James Bond is back and you’ll never believe this, but he’ll apparently be blowing things up, chasing down bad guys, and romancing ladies in his latest globe-trotting adventure, …Read More
The key joke in Paul Feig’s Spy shows up in the trailer, and no, it’s not Melissa McCarthy falling over on a scooter. Instead, we find her standing curbside at the Rome airport, decked out in the ugly garb and unflattering wig of a bland cat lady on vacation. An open-roofed sports car rolls by, its inhabitants catcalling the models next to her, but as they pass McCarthy, they clam up, staring at her in silence. And then they proceed to “bella!” the rest of the women on the curb. “That’s a real confidence-builder,” McCarthy muses, and it gets a laugh — as most of the jokes in this very funny comedy do — but it also underlines what the movie is about. At its core, this action-packed, globe-trotting, gender-switched Bond spoof is about lookism.
The more that Gwyneth Paltrow keeps insisting that she does not live on Cloud 9 or Mount Olympus, the less the world believes her. Yesterday, she explained on CNN Money, “I’m incredibly close to the common woman in that I’m a woman and I’m a mother and we all are in a physical body with beating hearts with compassion and love…,” yet one day, Gwen or her progeny will own one of these flying cars, and I’ll still be trying to get health insurance.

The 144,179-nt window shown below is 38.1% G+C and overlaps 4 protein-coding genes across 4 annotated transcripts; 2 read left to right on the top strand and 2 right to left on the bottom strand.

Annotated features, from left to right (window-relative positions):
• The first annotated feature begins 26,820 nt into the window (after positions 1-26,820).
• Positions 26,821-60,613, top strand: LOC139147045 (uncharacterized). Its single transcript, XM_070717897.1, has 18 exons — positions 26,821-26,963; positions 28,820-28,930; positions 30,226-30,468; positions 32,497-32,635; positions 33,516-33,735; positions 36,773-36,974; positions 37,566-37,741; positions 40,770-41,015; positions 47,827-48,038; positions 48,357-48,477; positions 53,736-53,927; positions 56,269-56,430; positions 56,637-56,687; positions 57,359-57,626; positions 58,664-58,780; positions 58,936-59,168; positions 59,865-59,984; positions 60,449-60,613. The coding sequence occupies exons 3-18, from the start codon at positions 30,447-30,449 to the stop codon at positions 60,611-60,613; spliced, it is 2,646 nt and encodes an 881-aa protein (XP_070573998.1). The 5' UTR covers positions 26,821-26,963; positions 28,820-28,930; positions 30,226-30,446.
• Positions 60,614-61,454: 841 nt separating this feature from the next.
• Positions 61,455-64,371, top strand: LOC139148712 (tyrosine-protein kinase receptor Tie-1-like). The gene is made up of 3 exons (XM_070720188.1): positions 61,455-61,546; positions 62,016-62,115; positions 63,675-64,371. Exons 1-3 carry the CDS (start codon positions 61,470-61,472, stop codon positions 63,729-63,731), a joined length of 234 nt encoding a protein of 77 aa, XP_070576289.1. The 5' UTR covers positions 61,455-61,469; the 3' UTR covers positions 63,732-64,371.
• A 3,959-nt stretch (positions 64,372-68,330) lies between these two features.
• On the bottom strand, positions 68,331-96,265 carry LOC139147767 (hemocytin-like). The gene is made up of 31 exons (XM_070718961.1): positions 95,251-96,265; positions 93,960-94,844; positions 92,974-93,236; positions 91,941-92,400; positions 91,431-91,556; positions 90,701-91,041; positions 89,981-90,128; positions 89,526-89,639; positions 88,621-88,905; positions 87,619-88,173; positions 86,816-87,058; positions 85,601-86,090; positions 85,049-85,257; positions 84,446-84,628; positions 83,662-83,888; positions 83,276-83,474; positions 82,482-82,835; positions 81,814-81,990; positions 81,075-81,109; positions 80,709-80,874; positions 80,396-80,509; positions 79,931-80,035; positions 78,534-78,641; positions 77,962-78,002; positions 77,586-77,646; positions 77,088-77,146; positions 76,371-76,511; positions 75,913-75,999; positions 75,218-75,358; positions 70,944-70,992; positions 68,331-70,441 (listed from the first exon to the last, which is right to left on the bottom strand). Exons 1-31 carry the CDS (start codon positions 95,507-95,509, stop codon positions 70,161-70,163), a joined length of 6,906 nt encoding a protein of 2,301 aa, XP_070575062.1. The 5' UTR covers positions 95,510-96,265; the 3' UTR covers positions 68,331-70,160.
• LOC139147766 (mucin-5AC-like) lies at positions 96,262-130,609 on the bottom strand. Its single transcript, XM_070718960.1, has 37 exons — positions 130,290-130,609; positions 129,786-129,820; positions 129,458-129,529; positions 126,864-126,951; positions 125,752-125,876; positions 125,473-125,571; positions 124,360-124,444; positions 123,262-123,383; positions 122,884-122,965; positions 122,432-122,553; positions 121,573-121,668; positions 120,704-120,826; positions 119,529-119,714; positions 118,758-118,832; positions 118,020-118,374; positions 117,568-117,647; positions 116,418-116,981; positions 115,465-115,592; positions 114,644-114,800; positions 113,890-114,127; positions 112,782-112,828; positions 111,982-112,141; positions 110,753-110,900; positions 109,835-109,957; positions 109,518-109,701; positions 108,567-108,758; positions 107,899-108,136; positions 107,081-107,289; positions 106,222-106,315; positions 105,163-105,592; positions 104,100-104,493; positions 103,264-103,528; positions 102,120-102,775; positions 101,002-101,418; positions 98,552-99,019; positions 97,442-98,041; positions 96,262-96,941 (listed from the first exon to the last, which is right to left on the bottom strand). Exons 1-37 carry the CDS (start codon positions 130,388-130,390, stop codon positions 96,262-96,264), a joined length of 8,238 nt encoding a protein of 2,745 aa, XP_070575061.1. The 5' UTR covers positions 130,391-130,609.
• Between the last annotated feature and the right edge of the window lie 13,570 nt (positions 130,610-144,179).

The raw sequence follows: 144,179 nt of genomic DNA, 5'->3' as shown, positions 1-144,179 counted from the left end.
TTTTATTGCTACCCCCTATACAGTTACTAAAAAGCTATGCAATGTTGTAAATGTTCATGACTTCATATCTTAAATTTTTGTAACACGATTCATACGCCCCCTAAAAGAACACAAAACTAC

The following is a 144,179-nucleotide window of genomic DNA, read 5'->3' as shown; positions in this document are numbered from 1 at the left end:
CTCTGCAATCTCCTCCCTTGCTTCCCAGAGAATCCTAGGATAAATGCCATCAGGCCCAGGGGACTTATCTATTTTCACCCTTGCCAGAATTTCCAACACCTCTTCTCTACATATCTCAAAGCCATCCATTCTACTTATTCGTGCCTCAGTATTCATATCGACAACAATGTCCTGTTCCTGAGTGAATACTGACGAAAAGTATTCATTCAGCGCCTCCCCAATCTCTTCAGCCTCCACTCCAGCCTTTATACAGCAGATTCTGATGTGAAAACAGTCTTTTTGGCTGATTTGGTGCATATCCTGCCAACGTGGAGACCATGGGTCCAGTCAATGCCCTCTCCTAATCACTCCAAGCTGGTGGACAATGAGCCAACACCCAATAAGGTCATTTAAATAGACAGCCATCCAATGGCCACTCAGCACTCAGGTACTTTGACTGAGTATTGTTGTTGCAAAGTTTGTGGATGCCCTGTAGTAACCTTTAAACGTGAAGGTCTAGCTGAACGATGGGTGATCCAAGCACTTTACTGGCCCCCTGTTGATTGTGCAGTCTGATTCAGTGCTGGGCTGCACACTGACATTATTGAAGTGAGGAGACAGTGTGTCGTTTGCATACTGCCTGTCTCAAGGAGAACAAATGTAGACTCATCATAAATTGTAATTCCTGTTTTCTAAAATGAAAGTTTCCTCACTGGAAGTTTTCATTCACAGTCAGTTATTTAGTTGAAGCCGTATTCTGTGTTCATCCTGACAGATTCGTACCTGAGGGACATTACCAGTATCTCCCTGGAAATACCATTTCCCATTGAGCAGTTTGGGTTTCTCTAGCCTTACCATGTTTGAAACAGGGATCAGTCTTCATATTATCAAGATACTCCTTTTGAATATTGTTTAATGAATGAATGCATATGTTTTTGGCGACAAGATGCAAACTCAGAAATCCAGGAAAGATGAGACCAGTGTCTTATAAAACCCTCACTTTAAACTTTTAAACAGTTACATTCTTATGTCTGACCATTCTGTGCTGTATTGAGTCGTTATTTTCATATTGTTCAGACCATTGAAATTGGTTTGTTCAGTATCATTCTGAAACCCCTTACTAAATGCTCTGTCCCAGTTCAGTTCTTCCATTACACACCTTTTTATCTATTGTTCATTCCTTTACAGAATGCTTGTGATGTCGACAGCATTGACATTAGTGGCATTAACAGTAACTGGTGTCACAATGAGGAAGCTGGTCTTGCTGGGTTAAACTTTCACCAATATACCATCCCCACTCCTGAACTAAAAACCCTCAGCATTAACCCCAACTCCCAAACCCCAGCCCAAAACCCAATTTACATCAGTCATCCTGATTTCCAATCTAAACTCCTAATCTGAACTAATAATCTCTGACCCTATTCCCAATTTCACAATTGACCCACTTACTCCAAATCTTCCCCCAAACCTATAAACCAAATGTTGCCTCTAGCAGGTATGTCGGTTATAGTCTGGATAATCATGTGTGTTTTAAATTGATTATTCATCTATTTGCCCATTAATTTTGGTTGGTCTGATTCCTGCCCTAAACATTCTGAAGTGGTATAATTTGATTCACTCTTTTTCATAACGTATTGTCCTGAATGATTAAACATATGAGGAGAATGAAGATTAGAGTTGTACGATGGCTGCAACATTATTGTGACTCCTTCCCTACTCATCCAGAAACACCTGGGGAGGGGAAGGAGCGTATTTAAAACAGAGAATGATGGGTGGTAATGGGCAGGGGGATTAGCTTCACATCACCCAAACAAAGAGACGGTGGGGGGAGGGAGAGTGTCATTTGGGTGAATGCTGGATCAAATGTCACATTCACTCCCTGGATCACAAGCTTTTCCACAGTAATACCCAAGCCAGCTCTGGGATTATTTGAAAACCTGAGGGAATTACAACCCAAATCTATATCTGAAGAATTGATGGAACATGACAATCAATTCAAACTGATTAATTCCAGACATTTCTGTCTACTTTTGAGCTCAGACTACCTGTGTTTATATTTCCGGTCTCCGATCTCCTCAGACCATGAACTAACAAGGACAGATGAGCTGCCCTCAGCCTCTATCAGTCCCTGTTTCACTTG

We couldn’t be more excited for the new James Bond film Spectre, announced earlier this week, which promises to be a villain-heavy movie. First mentioned in Ian Fleming’s novel series about the super spy, the international criminal organization SPECTRE — which stands for SPecial Executive for Counter-intelligence, Terrorism, Revenge and Extortion — was made popular in the long-running film series, headed by cat-loving Ernst Stavro Blofeld (first played by Donald Pleasence). Initially, SPECTRE was a way for Fleming to comment on the real-life political chaos happening during his day. “I invented SPECTRE as an international crime organisation which contained elements of SMERSH and the Gestapo and the Mafia — the cosy old Cosa Nostra — which, of course, is a much more elastic fictional device than SMERSH [the Russian version, essentially], which was no fictional device, but the real thing,” he told Playboy in 1964. “But that was really the reason I did it, so as not to rag the Russians too much. But if they go on squeezing off cyanide pistols in people’s faces, I may have to make them cosa mia again.” With supercriminals and all their naughty shenanigans on the brain, we revisited other organizations run by the biggest baddies in pop culture.